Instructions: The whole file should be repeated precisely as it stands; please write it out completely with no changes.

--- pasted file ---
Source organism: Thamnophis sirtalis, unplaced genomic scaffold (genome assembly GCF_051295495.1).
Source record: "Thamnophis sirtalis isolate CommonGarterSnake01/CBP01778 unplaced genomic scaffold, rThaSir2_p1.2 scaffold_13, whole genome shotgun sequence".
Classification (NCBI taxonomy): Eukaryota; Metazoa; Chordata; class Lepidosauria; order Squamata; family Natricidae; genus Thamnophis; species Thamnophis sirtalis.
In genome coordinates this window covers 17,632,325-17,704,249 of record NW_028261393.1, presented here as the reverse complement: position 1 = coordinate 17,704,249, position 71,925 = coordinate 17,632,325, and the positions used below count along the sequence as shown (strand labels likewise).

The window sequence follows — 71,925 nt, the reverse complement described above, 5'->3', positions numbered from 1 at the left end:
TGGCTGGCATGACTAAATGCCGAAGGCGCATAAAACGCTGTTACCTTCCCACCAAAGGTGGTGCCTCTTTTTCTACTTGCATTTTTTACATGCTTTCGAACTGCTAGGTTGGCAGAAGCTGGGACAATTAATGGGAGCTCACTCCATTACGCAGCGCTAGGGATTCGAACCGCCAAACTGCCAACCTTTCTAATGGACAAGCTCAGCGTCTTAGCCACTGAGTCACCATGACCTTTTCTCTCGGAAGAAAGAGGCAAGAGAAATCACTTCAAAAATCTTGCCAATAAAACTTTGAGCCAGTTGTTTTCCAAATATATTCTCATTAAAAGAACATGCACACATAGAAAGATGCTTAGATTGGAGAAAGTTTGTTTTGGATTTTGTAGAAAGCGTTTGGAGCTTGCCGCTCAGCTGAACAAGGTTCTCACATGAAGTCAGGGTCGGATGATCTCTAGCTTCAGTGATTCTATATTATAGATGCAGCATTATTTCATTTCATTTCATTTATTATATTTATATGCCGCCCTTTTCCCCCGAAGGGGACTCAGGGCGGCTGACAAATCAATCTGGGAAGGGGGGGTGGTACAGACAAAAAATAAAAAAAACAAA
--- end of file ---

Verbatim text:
Source organism: Thamnophis sirtalis, unplaced genomic scaffold (genome assembly GCF_051295495.1).
Source record: "Thamnophis sirtalis isolate CommonGarterSnake01/CBP01778 unplaced genomic scaffold, rThaSir2_p1.2 scaffold_13, whole genome shotgun sequence".
Classification (NCBI taxonomy): Eukaryota; Metazoa; Chordata; class Lepidosauria; order Squamata; family Natricidae; genus Thamnophis; species Thamnophis sirtalis.
In genome coordinates this window covers 17,632,325-17,704,249 of record NW_028261393.1, presented here as the reverse complement: position 1 = coordinate 17,704,249, position 71,925 = coordinate 17,632,325, and the positions used below count along the sequence as shown (strand labels likewise).

The window sequence follows — 71,925 nt, the reverse complement described above, 5'->3', positions numbered from 1 at the left end:
TGGCTGGCATGACTAAATGCCGAAGGCGCATAAAACGCTGTTACCTTCCCACCAAAGGTGGTGCCTCTTTTTCTACTTGCATTTTTTACATGCTTTCGAACTGCTAGGTTGGCAGAAGCTGGGACAATTAATGGGAGCTCACTCCATTACGCAGCGCTAGGGATTCGAACCGCCAAACTGCCAACCTTTCTAATGGACAAGCTCAGCGTCTTAGCCACTGAGTCACCATGACCTTTTCTCTCGGAAGAAAGAGGCAAGAGAAATCACTTCAAAAATCTTGCCAATAAAACTTTGAGCCAGTTGTTTTCCAAATATATTCTCATTAAAAGAACATGCACACATAGAAAGATGCTTAGATTGGAGAAAGTTTGTTTTGGATTTTGTAGAAAGCGTTTGGAGCTTGCCGCTCAGCTGAACAAGGTTCTCACATGAAGTCAGGGTCGGATGATCTCTAGCTTCAGTGATTCTATATTATAGATGCAGCATTATTTCATTTCATTTCATTTATTATATTTATATGCCGCCCTTTTCCCCCGAAGGGGACTCAGGGCGGCTGACAAATCAATCTGGGAAGGGGGGGTGGTACAGACAAAAAATAAAAAAAACAAA